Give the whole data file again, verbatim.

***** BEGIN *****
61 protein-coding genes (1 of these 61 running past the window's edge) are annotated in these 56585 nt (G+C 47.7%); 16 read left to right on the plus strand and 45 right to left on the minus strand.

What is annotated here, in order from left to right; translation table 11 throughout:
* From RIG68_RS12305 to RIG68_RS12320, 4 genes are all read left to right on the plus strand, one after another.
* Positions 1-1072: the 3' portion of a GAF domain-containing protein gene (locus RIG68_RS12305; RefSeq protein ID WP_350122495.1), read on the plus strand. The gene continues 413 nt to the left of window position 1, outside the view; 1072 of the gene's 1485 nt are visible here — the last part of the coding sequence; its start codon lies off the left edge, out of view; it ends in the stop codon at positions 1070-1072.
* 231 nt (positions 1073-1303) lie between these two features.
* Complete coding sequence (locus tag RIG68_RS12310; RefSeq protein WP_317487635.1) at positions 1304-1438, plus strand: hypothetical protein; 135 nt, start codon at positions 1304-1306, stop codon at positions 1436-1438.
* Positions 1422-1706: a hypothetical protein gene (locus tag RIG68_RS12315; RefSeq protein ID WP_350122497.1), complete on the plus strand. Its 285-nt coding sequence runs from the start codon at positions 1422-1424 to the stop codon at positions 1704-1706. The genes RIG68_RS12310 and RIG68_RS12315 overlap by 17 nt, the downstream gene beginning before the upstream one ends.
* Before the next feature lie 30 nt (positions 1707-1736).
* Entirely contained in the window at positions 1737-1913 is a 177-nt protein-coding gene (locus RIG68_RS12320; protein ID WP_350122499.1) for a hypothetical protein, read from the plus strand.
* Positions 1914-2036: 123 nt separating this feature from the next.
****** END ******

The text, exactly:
61 protein-coding genes (1 of these 61 running past the window's edge) are annotated in these 56585 nt (G+C 47.7%); 16 read left to right on the plus strand and 45 right to left on the minus strand.

What is annotated here, in order from left to right; translation table 11 throughout:
* From RIG68_RS12305 to RIG68_RS12320, 4 genes are all read left to right on the plus strand, one after another.
* Positions 1-1072: the 3' portion of a GAF domain-containing protein gene (locus RIG68_RS12305; RefSeq protein ID WP_350122495.1), read on the plus strand. The gene continues 413 nt to the left of window position 1, outside the view; 1072 of the gene's 1485 nt are visible here — the last part of the coding sequence; its start codon lies off the left edge, out of view; it ends in the stop codon at positions 1070-1072.
* 231 nt (positions 1073-1303) lie between these two features.
* Complete coding sequence (locus tag RIG68_RS12310; RefSeq protein WP_317487635.1) at positions 1304-1438, plus strand: hypothetical protein; 135 nt, start codon at positions 1304-1306, stop codon at positions 1436-1438.
* Positions 1422-1706: a hypothetical protein gene (locus tag RIG68_RS12315; RefSeq protein ID WP_350122497.1), complete on the plus strand. Its 285-nt coding sequence runs from the start codon at positions 1422-1424 to the stop codon at positions 1704-1706. The genes RIG68_RS12310 and RIG68_RS12315 overlap by 17 nt, the downstream gene beginning before the upstream one ends.
* Before the next feature lie 30 nt (positions 1707-1736).
* Entirely contained in the window at positions 1737-1913 is a 177-nt protein-coding gene (locus RIG68_RS12320; protein ID WP_350122499.1) for a hypothetical protein, read from the plus strand.
* Positions 1914-2036: 123 nt separating this feature from the next.